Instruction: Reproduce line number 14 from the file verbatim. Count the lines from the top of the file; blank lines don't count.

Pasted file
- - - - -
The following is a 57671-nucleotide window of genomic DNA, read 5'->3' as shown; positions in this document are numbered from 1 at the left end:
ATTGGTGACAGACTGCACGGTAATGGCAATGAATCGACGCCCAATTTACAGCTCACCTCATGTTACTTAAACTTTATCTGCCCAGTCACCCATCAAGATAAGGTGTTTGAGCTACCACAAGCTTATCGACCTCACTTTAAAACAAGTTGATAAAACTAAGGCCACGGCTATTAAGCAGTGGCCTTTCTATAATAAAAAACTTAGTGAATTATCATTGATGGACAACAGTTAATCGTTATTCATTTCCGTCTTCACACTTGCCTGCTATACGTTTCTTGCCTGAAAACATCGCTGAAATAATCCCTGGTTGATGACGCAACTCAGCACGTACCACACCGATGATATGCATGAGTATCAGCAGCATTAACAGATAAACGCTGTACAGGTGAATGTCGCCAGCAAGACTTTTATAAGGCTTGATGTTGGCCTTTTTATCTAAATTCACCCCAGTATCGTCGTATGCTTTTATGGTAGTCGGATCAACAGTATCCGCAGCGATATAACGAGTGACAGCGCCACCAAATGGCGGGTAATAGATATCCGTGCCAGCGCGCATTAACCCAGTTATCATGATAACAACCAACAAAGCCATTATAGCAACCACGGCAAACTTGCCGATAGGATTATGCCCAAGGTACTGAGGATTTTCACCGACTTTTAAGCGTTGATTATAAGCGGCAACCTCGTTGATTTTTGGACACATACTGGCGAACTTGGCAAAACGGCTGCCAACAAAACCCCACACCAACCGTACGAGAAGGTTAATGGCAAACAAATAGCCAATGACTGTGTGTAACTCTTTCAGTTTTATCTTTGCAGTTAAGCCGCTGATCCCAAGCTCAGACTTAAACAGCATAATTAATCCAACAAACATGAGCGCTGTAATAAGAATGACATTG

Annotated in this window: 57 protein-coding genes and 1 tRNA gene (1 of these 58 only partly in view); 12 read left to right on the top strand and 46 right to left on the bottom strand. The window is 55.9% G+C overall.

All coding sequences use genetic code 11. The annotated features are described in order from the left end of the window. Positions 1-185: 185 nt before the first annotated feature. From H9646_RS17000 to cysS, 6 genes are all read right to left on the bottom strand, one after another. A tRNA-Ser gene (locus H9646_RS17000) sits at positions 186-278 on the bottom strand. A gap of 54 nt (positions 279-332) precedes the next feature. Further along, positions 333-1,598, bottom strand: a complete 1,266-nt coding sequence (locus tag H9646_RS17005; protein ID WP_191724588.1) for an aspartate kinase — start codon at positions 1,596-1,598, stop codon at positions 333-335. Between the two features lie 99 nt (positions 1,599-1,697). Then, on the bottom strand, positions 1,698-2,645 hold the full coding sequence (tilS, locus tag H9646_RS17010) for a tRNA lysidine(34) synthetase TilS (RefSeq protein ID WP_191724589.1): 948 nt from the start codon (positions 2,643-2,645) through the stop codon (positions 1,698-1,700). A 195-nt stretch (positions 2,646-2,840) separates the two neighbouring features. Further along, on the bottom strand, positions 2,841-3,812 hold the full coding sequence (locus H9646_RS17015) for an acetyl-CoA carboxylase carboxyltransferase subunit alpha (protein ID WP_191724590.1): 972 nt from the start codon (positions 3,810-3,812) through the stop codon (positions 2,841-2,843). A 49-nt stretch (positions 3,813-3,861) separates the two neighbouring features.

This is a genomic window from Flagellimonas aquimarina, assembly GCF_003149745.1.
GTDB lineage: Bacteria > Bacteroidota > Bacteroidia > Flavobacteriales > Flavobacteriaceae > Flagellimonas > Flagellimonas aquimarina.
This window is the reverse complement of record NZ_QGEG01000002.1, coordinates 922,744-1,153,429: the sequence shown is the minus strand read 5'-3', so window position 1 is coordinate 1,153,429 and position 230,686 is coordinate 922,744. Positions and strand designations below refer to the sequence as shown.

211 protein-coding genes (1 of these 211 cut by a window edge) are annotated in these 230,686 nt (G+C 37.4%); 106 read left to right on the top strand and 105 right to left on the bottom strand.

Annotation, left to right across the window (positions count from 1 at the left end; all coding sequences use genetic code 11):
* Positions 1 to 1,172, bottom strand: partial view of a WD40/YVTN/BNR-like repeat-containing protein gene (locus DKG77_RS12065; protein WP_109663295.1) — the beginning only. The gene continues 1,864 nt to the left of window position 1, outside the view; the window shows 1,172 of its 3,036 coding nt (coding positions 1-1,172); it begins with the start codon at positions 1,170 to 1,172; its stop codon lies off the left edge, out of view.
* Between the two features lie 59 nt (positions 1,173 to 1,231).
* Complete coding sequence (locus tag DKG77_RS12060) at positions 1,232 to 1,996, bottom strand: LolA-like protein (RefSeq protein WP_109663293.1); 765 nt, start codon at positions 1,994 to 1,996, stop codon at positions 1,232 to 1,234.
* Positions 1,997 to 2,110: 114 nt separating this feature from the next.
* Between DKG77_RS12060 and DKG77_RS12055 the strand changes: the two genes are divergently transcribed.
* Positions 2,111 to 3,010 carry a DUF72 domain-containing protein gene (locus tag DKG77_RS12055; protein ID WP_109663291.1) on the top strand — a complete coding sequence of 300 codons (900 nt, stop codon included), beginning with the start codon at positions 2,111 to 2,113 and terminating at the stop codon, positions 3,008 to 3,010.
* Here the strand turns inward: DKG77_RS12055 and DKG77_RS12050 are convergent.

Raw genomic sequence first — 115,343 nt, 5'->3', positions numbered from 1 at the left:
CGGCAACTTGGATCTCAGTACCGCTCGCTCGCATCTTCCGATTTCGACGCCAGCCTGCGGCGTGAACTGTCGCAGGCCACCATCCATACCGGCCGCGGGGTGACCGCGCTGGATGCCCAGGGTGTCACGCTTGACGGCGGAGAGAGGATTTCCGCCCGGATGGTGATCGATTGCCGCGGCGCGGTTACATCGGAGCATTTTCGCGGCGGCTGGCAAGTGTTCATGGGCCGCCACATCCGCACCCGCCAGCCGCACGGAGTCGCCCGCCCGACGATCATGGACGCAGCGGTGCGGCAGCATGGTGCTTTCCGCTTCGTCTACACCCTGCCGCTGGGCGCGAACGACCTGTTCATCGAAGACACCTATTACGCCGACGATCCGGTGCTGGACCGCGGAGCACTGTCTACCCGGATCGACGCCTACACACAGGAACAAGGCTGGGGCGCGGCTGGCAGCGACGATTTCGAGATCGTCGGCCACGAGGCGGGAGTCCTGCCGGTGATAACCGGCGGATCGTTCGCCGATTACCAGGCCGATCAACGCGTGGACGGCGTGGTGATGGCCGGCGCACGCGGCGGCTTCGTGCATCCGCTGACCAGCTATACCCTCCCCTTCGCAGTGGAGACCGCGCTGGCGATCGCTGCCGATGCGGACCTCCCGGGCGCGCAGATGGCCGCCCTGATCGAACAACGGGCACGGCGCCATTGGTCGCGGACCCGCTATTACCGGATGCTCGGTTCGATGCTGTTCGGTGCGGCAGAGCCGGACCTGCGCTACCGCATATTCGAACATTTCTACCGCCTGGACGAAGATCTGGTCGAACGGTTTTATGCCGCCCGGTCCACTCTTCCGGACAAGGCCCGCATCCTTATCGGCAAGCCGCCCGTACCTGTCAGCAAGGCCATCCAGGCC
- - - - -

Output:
* Between DKG77_RS12060 and DKG77_RS12055 the strand changes: the two genes are divergently transcribed.